In her immersive sound class, Willott says they talked about how humans’ ears and brain “tune out sounds.” She says after hearing a ceiling fan for a few minutes, people adjust to the sound and don’t hear the fan anymore; however, if the fan suddenly stops running, people notice the change. These everyday environmental sounds are important to take into account when re- cording a video or sound project.
The air conditioner hum, refrigerator noise and wind outside the window all contribute to what is known in the sound world as “room tone” — the ambient sound present in a given environment. Recording a couple of seconds of room tone allows editors to keep the sound consistent across a recorded scene. This prevents viewers from being jolted out of that on-screen created world.
“You got to be consistent, so it sounds like you’re in the same place the whole time,” Willott says.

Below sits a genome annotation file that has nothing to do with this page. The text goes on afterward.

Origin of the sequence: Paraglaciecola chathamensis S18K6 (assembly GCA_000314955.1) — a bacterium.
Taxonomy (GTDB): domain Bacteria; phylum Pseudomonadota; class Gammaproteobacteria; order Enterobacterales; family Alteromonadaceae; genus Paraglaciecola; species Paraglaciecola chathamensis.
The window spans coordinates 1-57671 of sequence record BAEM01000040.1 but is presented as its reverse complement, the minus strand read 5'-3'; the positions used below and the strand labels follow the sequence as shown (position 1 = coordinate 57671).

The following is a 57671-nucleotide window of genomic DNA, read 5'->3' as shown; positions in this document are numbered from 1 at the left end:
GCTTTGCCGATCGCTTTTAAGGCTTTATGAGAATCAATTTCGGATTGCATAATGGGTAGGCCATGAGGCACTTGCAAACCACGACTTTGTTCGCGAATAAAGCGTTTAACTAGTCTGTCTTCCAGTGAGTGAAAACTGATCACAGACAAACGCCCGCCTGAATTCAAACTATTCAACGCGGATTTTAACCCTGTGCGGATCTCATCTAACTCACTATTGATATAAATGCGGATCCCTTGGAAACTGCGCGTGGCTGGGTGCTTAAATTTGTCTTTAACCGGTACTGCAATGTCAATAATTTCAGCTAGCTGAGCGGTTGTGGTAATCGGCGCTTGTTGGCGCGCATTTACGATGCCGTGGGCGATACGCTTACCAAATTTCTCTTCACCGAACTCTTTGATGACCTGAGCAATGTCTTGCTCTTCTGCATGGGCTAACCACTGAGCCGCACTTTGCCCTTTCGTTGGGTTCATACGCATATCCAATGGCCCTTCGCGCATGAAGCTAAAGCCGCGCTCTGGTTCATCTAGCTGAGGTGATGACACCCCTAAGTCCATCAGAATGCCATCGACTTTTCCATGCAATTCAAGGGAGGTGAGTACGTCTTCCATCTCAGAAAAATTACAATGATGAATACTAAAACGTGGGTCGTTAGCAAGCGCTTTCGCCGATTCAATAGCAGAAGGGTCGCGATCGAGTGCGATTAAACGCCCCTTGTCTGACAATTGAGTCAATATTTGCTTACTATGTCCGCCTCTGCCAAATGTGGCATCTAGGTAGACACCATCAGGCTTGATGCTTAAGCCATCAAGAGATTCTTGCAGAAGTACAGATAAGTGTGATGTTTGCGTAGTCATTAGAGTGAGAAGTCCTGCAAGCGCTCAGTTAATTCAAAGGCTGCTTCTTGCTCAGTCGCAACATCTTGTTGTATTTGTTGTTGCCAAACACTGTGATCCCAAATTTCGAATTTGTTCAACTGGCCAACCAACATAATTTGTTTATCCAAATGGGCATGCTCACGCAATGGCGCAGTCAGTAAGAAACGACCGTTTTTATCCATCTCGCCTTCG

Performance and remaining present
Although Willott does not perform as much as she used to, she sees a lot of similarities between musical performance and sound work.
“Something that’s similar between the two is the creativity, which I didn’t really think was going to be the case, but there’s a lot of ways to be creative with sound that you wouldn’t necessarily think of,” Willott says. “But audio is an instrument, if you think about it. You do have to practice and practice and practice before you get good at it.”
Willott says sound also has a way of keeping us present. With performance, musicians are forced to remain in the moment as they play their music in front of other people. With sound work on a film set, technicians focus on adapting to their current environment as they find the best technique to record sound. Even in post-production sound work, artists are working with sounds as they hear them, refining what they hear until it fits their vision.